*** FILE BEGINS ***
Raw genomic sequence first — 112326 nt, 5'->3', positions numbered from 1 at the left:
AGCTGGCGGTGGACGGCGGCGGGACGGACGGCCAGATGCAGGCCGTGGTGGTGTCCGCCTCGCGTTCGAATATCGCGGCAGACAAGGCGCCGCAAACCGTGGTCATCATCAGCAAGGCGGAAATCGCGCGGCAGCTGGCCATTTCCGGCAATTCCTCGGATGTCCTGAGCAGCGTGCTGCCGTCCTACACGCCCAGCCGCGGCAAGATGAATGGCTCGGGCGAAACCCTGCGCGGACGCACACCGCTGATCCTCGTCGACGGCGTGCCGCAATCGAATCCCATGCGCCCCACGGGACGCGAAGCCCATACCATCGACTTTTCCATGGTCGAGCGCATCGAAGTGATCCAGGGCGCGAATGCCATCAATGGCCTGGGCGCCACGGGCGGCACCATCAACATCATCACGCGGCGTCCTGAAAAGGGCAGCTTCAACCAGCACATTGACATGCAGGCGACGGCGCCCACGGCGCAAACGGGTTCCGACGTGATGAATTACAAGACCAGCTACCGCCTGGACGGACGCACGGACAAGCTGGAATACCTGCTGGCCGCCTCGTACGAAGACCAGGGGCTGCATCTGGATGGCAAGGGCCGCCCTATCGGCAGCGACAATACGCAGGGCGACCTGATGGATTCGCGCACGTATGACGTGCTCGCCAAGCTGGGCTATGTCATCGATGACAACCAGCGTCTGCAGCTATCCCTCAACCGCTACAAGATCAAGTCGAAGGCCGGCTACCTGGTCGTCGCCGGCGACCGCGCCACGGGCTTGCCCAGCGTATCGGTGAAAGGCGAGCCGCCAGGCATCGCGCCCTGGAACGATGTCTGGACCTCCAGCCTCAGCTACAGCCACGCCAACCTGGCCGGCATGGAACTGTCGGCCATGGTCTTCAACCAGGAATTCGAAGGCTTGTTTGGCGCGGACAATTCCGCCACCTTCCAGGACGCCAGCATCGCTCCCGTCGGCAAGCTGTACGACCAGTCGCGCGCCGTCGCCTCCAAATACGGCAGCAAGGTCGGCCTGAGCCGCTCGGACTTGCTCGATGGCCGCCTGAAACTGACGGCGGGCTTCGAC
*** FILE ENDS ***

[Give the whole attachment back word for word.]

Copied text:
Raw genomic sequence first — 112326 nt, 5'->3', positions numbered from 1 at the left:
AGCTGGCGGTGGACGGCGGCGGGACGGACGGCCAGATGCAGGCCGTGGTGGTGTCCGCCTCGCGTTCGAATATCGCGGCAGACAAGGCGCCGCAAACCGTGGTCATCATCAGCAAGGCGGAAATCGCGCGGCAGCTGGCCATTTCCGGCAATTCCTCGGATGTCCTGAGCAGCGTGCTGCCGTCCTACACGCCCAGCCGCGGCAAGATGAATGGCTCGGGCGAAACCCTGCGCGGACGCACACCGCTGATCCTCGTCGACGGCGTGCCGCAATCGAATCCCATGCGCCCCACGGGACGCGAAGCCCATACCATCGACTTTTCCATGGTCGAGCGCATCGAAGTGATCCAGGGCGCGAATGCCATCAATGGCCTGGGCGCCACGGGCGGCACCATCAACATCATCACGCGGCGTCCTGAAAAGGGCAGCTTCAACCAGCACATTGACATGCAGGCGACGGCGCCCACGGCGCAAACGGGTTCCGACGTGATGAATTACAAGACCAGCTACCGCCTGGACGGACGCACGGACAAGCTGGAATACCTGCTGGCCGCCTCGTACGAAGACCAGGGGCTGCATCTGGATGGCAAGGGCCGCCCTATCGGCAGCGACAATACGCAGGGCGACCTGATGGATTCGCGCACGTATGACGTGCTCGCCAAGCTGGGCTATGTCATCGATGACAACCAGCGTCTGCAGCTATCCCTCAACCGCTACAAGATCAAGTCGAAGGCCGGCTACCTGGTCGTCGCCGGCGACCGCGCCACGGGCTTGCCCAGCGTATCGGTGAAAGGCGAGCCGCCAGGCATCGCGCCCTGGAACGATGTCTGGACCTCCAGCCTCAGCTACAGCCACGCCAACCTGGCCGGCATGGAACTGTCGGCCATGGTCTTCAACCAGGAATTCGAAGGCTTGTTTGGCGCGGACAATTCCGCCACCTTCCAGGACGCCAGCATCGCTCCCGTCGGCAAGCTGTACGACCAGTCGCGCGCCGTCGCCTCCAAATACGGCAGCAAGGTCGGCCTGAGCCGCTCGGACTTGCTCGATGGCCGCCTGAAACTGACGGCGGGCTTCGAC